Daily roundup: Feb. 8, 2013
Bite-sized hospital and health industry news
- Colorado: In a broader effort to make Colorado the "healthiest state in the nation," Gov. John Hickenlooper (D) has announced his administration will use "carrots" instead of mandates to encourage residents to slim their waistlines, lower prescription drug abuse, reduce binge drinking, and lessen the incidence of low birthweight. "I don't think you could legislate solutions to change some behaviors, but you could certainly provide incentives," Hickenlooper said (Sealover, Denver Business Journal, 2/6).
- Florida: St. Joseph's Hospital will offer primary care services to Hillsborough County's large population of Hispanic agriculture workers at La Esperanza Clinic through a collaboration with Catholic Charities Mobile Medical Services and Wholesome Community Ministries. Services will be offered on a Mobile Medical bus once a week using a three-year, $220,000 grant from Allegany Franciscan Ministries (Tampa Bay Business Journal, 2/6).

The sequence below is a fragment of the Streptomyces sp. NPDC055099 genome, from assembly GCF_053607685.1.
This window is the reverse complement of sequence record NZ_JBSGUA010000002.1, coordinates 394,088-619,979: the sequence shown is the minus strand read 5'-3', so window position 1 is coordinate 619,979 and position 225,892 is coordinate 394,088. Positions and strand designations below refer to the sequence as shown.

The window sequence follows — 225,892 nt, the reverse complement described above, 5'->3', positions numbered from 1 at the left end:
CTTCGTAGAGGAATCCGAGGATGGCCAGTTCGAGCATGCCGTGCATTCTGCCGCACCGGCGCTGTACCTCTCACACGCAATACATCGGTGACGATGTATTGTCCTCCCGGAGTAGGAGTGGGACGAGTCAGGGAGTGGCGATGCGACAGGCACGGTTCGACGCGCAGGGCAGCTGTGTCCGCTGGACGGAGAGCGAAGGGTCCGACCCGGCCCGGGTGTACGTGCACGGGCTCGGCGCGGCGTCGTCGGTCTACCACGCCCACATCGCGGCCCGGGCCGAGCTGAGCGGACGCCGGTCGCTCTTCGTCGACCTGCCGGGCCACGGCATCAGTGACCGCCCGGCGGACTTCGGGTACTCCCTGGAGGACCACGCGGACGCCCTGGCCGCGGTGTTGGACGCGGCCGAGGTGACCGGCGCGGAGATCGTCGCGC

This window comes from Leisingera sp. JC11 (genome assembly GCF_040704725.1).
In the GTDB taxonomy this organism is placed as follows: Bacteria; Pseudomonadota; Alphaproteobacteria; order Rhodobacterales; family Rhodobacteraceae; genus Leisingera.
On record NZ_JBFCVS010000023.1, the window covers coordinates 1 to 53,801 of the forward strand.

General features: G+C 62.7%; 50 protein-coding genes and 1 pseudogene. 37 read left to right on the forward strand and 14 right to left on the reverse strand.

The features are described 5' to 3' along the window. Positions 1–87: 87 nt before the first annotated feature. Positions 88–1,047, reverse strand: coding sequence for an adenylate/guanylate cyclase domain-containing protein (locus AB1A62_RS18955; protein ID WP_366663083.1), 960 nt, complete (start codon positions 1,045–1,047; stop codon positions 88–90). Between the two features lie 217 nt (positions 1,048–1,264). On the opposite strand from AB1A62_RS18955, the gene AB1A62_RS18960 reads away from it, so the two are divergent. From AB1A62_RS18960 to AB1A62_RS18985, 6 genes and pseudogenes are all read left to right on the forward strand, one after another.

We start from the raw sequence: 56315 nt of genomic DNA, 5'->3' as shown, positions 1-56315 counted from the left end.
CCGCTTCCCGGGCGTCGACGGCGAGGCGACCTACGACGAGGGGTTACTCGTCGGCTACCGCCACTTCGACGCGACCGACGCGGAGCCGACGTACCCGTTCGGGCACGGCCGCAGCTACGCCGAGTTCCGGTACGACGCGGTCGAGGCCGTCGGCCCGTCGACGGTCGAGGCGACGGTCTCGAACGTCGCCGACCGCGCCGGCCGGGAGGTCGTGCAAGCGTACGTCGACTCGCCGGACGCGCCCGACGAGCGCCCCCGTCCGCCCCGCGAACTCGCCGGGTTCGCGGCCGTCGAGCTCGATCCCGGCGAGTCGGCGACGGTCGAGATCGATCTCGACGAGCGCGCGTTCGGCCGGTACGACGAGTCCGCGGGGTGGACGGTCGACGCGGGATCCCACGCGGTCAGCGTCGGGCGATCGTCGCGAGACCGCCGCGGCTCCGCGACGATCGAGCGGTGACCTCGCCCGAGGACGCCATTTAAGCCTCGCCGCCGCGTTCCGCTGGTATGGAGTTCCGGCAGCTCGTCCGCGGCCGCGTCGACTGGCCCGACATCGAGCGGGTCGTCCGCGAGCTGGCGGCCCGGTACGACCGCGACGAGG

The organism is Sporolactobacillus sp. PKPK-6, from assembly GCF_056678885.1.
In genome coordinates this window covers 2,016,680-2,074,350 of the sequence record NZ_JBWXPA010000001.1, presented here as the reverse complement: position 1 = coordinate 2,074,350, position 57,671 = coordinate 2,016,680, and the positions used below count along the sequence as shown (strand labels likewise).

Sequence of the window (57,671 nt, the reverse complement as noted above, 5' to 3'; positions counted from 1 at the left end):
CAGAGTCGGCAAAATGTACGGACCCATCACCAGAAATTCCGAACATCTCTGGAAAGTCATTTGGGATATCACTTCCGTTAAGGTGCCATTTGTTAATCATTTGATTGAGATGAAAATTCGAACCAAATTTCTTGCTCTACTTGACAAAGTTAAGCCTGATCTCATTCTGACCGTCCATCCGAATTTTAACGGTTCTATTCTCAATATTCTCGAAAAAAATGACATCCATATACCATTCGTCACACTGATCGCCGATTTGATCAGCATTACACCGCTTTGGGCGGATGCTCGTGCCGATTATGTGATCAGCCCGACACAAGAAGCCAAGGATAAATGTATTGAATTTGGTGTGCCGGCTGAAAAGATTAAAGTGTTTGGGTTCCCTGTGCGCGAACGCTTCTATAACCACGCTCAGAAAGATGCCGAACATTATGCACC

- North Carolina: Duke University on Friday will officially dedicate the medical school's new, $53 million Trent Semans Center. Until now, the medical school has been operating out of a building first constructed in the 1930s (Gibson, Triangle Business Journal, 2/7).
- Pennsylvania: Staff members at Philadelphia's Temple University Hospital hope that their "Cradle to Grave" program will deter young people from gun violence. Since the program launched in 2006, 7,000 students have toured Temple's trauma unit, met gunshot victims, and been shown gruesome photos of some of the 500 gunshot victims the hospital treats each year (Hurdle, New York Times, 2/6).
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Online visits: Cheaper, as effective as traditional care